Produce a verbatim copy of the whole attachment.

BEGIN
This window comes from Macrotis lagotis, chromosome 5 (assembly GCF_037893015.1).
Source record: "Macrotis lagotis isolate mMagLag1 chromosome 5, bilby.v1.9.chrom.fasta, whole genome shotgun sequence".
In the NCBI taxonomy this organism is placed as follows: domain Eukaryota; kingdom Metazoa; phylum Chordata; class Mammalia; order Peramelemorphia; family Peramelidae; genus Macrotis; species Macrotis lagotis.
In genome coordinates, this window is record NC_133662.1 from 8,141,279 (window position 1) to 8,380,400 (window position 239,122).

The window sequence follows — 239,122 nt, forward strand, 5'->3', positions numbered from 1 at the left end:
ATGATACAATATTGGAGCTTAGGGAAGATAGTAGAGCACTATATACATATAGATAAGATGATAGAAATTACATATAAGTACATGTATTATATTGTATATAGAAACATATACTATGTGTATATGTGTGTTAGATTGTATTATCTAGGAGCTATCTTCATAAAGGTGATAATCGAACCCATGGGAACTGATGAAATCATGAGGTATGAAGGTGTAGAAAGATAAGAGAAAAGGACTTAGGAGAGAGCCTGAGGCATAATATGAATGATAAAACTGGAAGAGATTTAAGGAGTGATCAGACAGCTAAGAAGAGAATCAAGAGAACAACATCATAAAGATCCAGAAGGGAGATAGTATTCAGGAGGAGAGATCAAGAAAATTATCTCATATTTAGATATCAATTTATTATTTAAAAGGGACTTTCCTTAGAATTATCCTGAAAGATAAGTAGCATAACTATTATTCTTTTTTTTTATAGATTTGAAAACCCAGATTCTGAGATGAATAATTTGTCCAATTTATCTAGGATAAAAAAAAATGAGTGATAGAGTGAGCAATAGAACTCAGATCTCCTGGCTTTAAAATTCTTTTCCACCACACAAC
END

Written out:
This window comes from Macrotis lagotis, chromosome 5 (assembly GCF_037893015.1).
Source record: "Macrotis lagotis isolate mMagLag1 chromosome 5, bilby.v1.9.chrom.fasta, whole genome shotgun sequence".
In the NCBI taxonomy this organism is placed as follows: domain Eukaryota; kingdom Metazoa; phylum Chordata; class Mammalia; order Peramelemorphia; family Peramelidae; genus Macrotis; species Macrotis lagotis.
In genome coordinates, this window is record NC_133662.1 from 8,141,279 (window position 1) to 8,380,400 (window position 239,122).

The window sequence follows — 239,122 nt, forward strand, 5'->3', positions numbered from 1 at the left end:
ATGATACAATATTGGAGCTTAGGGAAGATAGTAGAGCACTATATACATATAGATAAGATGATAGAAATTACATATAAGTACATGTATTATATTGTATATAGAAACATATACTATGTGTATATGTGTGTTAGATTGTATTATCTAGGAGCTATCTTCATAAAGGTGATAATCGAACCCATGGGAACTGATGAAATCATGAGGTATGAAGGTGTAGAAAGATAAGAGAAAAGGACTTAGGAGAGAGCCTGAGGCATAATATGAATGATAAAACTGGAAGAGATTTAAGGAGTGATCAGACAGCTAAGAAGAGAATCAAGAGAACAACATCATAAAGATCCAGAAGGGAGATAGTATTCAGGAGGAGAGATCAAGAAAATTATCTCATATTTAGATATCAATTTATTATTTAAAAGGGACTTTCCTTAGAATTATCCTGAAAGATAAGTAGCATAACTATTATTCTTTTTTTTTATAGATTTGAAAACCCAGATTCTGAGATGAATAATTTGTCCAATTTATCTAGGATAAAAAAAAATGAGTGATAGAGTGAGCAATAGAACTCAGATCTCCTGGCTTTAAAATTCTTTTCCACCACACAAC